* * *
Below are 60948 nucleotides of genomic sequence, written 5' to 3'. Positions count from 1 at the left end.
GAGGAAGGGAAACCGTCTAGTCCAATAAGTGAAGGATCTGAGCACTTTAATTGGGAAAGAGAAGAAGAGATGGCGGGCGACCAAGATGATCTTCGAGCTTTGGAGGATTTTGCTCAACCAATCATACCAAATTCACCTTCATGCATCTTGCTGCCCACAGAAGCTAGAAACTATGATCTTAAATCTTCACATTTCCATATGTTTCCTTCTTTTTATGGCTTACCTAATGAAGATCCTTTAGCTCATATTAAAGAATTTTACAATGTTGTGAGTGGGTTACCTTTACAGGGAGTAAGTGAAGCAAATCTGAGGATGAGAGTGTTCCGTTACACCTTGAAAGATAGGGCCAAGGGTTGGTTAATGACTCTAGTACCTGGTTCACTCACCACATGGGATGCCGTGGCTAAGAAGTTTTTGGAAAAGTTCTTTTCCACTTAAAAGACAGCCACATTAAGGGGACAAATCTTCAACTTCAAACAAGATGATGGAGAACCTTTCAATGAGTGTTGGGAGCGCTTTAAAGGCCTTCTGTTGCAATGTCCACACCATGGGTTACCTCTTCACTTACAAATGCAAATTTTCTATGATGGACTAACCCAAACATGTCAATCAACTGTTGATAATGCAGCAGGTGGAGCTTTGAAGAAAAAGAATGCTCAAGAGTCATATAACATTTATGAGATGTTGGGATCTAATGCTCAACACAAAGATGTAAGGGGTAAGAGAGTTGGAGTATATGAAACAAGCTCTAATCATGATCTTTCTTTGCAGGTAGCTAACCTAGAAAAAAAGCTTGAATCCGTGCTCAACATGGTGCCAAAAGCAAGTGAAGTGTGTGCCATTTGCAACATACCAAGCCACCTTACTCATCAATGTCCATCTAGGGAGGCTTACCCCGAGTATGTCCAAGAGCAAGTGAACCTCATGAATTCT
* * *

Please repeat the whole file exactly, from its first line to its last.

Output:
Below are 60948 nucleotides of genomic sequence, written 5' to 3'. Positions count from 1 at the left end.
GAGGAAGGGAAACCGTCTAGTCCAATAAGTGAAGGATCTGAGCACTTTAATTGGGAAAGAGAAGAAGAGATGGCGGGCGACCAAGATGATCTTCGAGCTTTGGAGGATTTTGCTCAACCAATCATACCAAATTCACCTTCATGCATCTTGCTGCCCACAGAAGCTAGAAACTATGATCTTAAATCTTCACATTTCCATATGTTTCCTTCTTTTTATGGCTTACCTAATGAAGATCCTTTAGCTCATATTAAAGAATTTTACAATGTTGTGAGTGGGTTACCTTTACAGGGAGTAAGTGAAGCAAATCTGAGGATGAGAGTGTTCCGTTACACCTTGAAAGATAGGGCCAAGGGTTGGTTAATGACTCTAGTACCTGGTTCACTCACCACATGGGATGCCGTGGCTAAGAAGTTTTTGGAAAAGTTCTTTTCCACTTAAAAGACAGCCACATTAAGGGGACAAATCTTCAACTTCAAACAAGATGATGGAGAACCTTTCAATGAGTGTTGGGAGCGCTTTAAAGGCCTTCTGTTGCAATGTCCACACCATGGGTTACCTCTTCACTTACAAATGCAAATTTTCTATGATGGACTAACCCAAACATGTCAATCAACTGTTGATAATGCAGCAGGTGGAGCTTTGAAGAAAAAGAATGCTCAAGAGTCATATAACATTTATGAGATGTTGGGATCTAATGCTCAACACAAAGATGTAAGGGGTAAGAGAGTTGGAGTATATGAAACAAGCTCTAATCATGATCTTTCTTTGCAGGTAGCTAACCTAGAAAAAAAGCTTGAATCCGTGCTCAACATGGTGCCAAAAGCAAGTGAAGTGTGTGCCATTTGCAACATACCAAGCCACCTTACTCATCAATGTCCATCTAGGGAGGCTTACCCCGAGTATGTCCAAGAGCAAGTGAACCTCATGAATTCT